Sunday, 9 March 2014

When 'Thamizh Thaatha' Visited Kovai

U. V. Swaminatha Iyer, who is affectionately called as 'Thamizh Thatha' or 'U.Ve.Sa' , for his mission in rescuing hundreds of palm leaf manuscripts from the marauding hungry termites and publishing them into books, was remembered across the state on his 160th birth anniversary on February 19.

The history of Tamil literature, would have missed much of its ancient literature, had the erudite Tamil scholar not discovered them from palm leaf manuscripts and published them into books.

The people of Kongu region too are grateful to U.Ve.Sa, as the first of all the palm leaf manuscripts published by him was Seevaka Cinthamani, which is one of the five great Tamil epics, penned by the Jain monk Thiruthakka Thevar, who lived at Peruvanchi ( Now Dharapuram) in the Kongu region in 9th century A.D.

When U.Ve.Sa. came across the manuscript of Seevaka Cinthamani for the first time from Tamil scholar Salem Ramasamy Mudhaliar at Kumbakonam, it ignited his flair to publish the work into a book. However, he had great difficulties in comprehending the literature, as it was written based on Jain doctrines and beliefs. Hence, he had to consult various Jain scholars including Chandranatha Chettiyar, Samuthira Vijayam Chettiyar and Gunabala Chettiyar of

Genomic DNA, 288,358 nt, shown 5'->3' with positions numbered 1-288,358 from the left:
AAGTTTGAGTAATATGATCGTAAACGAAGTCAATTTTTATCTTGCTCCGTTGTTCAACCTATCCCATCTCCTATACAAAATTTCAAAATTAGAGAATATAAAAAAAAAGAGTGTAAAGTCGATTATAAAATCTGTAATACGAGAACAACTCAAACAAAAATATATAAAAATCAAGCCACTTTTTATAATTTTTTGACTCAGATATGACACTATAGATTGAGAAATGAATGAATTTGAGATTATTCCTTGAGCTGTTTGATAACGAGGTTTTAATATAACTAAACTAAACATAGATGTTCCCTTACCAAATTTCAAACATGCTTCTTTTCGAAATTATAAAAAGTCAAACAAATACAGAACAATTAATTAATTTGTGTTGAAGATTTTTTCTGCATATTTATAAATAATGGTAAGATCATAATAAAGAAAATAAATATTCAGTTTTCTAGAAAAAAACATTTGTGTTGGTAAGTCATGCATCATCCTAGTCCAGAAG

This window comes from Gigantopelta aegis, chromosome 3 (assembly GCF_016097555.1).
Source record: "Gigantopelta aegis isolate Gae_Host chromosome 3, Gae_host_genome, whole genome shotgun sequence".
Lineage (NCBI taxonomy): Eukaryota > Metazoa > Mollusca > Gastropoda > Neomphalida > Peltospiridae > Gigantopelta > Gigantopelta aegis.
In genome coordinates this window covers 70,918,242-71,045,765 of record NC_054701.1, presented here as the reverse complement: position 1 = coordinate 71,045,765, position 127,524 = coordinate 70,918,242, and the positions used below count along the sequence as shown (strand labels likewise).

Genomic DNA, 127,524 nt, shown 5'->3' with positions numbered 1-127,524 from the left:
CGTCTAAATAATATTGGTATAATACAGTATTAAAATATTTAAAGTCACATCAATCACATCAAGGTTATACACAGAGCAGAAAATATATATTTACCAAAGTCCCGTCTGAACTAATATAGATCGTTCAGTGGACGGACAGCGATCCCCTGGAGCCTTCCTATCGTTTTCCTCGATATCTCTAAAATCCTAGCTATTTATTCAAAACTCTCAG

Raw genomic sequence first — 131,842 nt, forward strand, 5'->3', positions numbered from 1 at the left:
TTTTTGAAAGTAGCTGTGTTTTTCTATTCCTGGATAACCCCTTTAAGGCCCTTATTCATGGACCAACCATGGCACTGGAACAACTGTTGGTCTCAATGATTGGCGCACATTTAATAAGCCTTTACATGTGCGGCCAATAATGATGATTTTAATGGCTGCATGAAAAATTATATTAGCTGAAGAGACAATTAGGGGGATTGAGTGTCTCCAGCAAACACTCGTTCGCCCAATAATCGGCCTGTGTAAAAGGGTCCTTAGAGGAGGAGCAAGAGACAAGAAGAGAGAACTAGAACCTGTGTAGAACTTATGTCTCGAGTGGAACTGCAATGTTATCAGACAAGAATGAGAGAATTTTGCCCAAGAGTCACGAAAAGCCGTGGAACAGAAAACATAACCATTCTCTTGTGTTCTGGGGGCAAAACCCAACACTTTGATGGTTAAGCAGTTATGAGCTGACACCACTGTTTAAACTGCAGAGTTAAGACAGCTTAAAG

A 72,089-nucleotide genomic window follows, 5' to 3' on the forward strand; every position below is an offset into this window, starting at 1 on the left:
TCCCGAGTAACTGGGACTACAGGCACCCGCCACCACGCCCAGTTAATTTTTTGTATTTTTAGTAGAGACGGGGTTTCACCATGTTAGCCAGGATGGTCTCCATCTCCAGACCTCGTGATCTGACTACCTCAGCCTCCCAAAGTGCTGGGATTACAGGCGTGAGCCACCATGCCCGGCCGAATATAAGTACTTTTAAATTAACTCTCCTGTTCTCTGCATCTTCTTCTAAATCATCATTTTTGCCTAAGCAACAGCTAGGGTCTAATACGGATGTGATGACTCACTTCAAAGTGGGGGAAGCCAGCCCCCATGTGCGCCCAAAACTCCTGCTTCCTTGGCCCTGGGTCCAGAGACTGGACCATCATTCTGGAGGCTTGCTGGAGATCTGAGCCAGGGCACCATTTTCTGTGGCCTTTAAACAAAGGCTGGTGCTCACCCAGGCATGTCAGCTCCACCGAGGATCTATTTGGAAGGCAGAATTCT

Besides Seevaka Cinthamani, U.Ve.Sa also published various other pieces of ancient literature, including Paththupaattu, Silapathikaram, Manimekalai Purananuru, Aingurunooru, Pathitrupaththu and Paripadal.

Moreover, Perunkathai, the first translation work in the history of Tamil literature authored by another Jain scholar Konguvelir, saw its book form only by the efforts taken by U.Ve.Sa. Konguvelir wrote the work based on Ganga king Dhurvinita's Brihakatha in 7th century A.D when he lived at Vijayamangalam of the then Coimbatore district.

Like today, Coimbatore, was popular with its literary activities even over a hundred years ago with the founding of Kovai Tamil Sangam by scholar Thiruchitrampalam Pillai in 1894. The institution, which trained lovers of literature in composing poetry, writing articles and debating over issues in literature, once invited U.Ve.Saminatha Iyer for a special address. However, the enthusiastic audiences, felt disappointed, as the legendary scholar was suffering from a severe throat ache and could not utter a word louder to the audience.

Since Coimbatore had no facilities like mic and loud speaker those days, the city's Tamil scholar C.S. Chokkalingam Pillai 'delivered' the speech of U.Ve.Sa, as the 'Thamizh Thaatha' whispered into his ears sentence after sentence!

Sources: En Charithiram – The autobiography of U.Ve.Swaminatha Iyer, Piththan Oruvanin Suyasaritham – The autobiography of Sivakavimani C.K. Subramania Mudhaliar.

Link to my article in The New Indian Express: 

No comments:

Post a Comment